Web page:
Sous Chef Uncle, Carolina Zubiate, shares award-winning seco de carne recipe

Several hundred years ago, the land we now call Peru (and, to some extent, Ecuador and Bolivia) gave the world of cuisine three foods: peppers, tomatoes and apples. of land, great culinary gifts.

Not so long ago, 29 years now, Peru also gave us Carolina Zubiate, in her favorite and eminently humble way, but a great gift for us. She’s a sous chef at Uncle, a busy ramen shop in Denver’s Highland neighborhood. She also kills him by cooking the food of her native Peru.

On March 4 of this year, she won first prize in a chef competition held at the Colorado Bean Summit at Metropolitan State University in Denver with a recipe donated by her grandfather, Victor Salmón. This is Peru’s well-known and much-loved meat preparation, seco de carne.

“It’s not ‘seco’ at all,” says Zubiate, knowing that in Spanish the word ‘seco’ means ‘dry’ or ‘dried’. “But,” she adds, “Peruvians like to joke. So to call it “seco” when it clearly isn’t, you know, is a little joke. »

“My grandfather lived with my parents, siblings and me,” she says, “and fed me daily until I was 16. He grew up eating a lot of chicken, but had had enough, so my diet was very seafood and red meat onwards.

“When we moved here from Peru,” she says, “he and I shared bunk beds for a few years. These are some of my favorite years. But he only lived with us for a few years before returning to Peru. Once he came back, I really leaned into cooking, for the comfort and taste of home.

Zubiate communicated with his grandfather about his cooking dozens of times over the years before his death in 2021. “It’s been very difficult since he passed away,” Zubiate says, “but I can’t help but be grateful for all the wonderful memories we shared together.”

The recipes here, all from Zubiate, make up a full plate, with chalaquita, an onion relish, as a sort of palate refresher, and tacu-tacu, that famous Native American combination of beans and grains. “Taku” means “mixed” in the language of the Quechua people, one of the indigenous populations of Peru.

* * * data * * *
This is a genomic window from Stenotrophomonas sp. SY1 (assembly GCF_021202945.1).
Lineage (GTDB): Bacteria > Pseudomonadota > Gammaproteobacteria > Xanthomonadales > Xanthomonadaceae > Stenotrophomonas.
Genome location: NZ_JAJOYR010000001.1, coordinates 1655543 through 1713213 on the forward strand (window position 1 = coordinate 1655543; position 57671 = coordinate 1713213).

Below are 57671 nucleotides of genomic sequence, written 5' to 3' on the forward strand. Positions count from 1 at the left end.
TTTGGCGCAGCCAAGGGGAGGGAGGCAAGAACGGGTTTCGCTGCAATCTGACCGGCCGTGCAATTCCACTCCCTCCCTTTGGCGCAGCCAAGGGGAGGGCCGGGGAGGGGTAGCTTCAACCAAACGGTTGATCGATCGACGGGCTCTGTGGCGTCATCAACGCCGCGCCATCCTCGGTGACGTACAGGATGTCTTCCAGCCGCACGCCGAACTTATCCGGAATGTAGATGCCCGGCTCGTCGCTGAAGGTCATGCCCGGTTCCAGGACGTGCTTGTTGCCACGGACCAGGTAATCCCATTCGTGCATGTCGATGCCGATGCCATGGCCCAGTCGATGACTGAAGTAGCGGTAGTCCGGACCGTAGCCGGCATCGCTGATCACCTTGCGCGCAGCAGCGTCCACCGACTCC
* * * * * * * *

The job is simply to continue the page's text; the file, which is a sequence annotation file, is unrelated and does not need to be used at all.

Peru’s equally famous yellow pepper, aji amarillo, also makes an appearance here. It would be rare to find fresh aji amarillo peppers here, although you can find them canned or frozen (or the paste made from them) online or at some local Latinx markets.

For cooking, Zubiate advises, “If you’re using a whole canned aji amarillo, rinse it and sear it in a skillet. If frozen, thaw it by boiling it. The recipe here is a close approximation to chili paste, made with more readily available ingredients.

Seco de Carne

From Chef Carolina Zubiate. For 4 to 6 people.


  • 1 bunch coriander, well washed
  • 1/2 cup lager or IPA
  • 2 pounds beef chuck or lamb shoulder, trimmed and cut into 2-inch pieces
  • Canola or other neutral vegetable oil
  • 1 medium red onion peeled and sliced
  • 1 whole aji amarillo, coarsely chopped, or 2 tablespoons aji amarillo paste, or to taste
  • 1 teaspoon ground cumin
  • 4 garlic cloves, peeled and coarsely chopped
  • 1 cup chicken broth


Blanch the whole bunch of coriander in boiling water for a few seconds, then shock in an ice water bath. Squeeze or drain excess water and, in a blender or food processor, blend into a slurry with the beer. Put aside.

Season the pieces of meat with salt. Over medium-high heat in a large, heavy-bottomed Dutch oven, sear the meat in 2-3 tablespoons of oil until browned on all sides. (Do this in batches, if necessary, setting the meat aside after each batch, so the meat doesn’t “steam.”) When browning is complete, set the meat aside.